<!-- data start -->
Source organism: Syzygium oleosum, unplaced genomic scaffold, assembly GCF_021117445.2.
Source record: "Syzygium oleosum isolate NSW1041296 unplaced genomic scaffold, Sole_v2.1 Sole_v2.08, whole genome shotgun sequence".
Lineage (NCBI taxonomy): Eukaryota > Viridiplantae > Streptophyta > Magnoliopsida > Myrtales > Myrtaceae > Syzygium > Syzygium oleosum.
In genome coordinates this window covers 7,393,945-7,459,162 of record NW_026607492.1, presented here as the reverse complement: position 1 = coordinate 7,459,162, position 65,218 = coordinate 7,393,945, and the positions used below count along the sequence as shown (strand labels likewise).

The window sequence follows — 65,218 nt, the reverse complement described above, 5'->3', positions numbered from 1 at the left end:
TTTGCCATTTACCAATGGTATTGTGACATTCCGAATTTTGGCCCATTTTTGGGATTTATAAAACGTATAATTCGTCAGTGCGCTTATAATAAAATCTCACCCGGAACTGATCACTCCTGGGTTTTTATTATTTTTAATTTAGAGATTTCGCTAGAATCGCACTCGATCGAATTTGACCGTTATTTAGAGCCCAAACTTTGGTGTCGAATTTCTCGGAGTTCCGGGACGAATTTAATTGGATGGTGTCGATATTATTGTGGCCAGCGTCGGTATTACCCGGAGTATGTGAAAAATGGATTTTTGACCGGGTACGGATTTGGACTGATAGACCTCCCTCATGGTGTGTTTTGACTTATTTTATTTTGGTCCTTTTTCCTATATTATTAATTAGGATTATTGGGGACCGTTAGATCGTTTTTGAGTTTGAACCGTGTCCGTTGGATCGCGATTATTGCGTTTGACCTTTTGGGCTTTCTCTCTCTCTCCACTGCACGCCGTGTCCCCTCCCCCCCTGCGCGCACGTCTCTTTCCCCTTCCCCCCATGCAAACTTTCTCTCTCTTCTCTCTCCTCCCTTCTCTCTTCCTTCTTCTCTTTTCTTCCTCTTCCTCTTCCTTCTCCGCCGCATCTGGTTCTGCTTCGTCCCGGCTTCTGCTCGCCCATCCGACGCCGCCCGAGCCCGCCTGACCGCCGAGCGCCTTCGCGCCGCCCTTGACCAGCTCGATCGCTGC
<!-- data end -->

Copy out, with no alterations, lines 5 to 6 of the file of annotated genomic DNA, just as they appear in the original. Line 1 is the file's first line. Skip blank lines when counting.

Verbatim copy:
The window sequence follows — 65,218 nt, the reverse complement described above, 5'->3', positions numbered from 1 at the left end:
TTTGCCATTTACCAATGGTATTGTGACATTCCGAATTTTGGCCCATTTTTGGGATTTATAAAACGTATAATTCGTCAGTGCGCTTATAATAAAATCTCACCCGGAACTGATCACTCCTGGGTTTTTATTATTTTTAATTTAGAGATTTCGCTAGAATCGCACTCGATCGAATTTGACCGTTATTTAGAGCCCAAACTTTGGTGTCGAATTTCTCGGAGTTCCGGGACGAATTTAATTGGATGGTGTCGATATTATTGTGGCCAGCGTCGGTATTACCCGGAGTATGTGAAAAATGGATTTTTGACCGGGTACGGATTTGGACTGATAGACCTCCCTCATGGTGTGTTTTGACTTATTTTATTTTGGTCCTTTTTCCTATATTATTAATTAGGATTATTGGGGACCGTTAGATCGTTTTTGAGTTTGAACCGTGTCCGTTGGATCGCGATTATTGCGTTTGACCTTTTGGGCTTTCTCTCTCTCTCCACTGCACGCCGTGTCCCCTCCCCCCCTGCGCGCACGTCTCTTTCCCCTTCCCCCCATGCAAACTTTCTCTCTCTTCTCTCTCCTCCCTTCTCTCTTCCTTCTTCTCTTTTCTTCCTCTTCCTCTTCCTTCTCCGCCGCATCTGGTTCTGCTTCGTCCCGGCTTCTGCTCGCCCATCCGACGCCGCCCGAGCCCGCCTGACCGCCGAGCGCCTTCGCGCCGCCCTTGACCAGCTCGATCGCTGC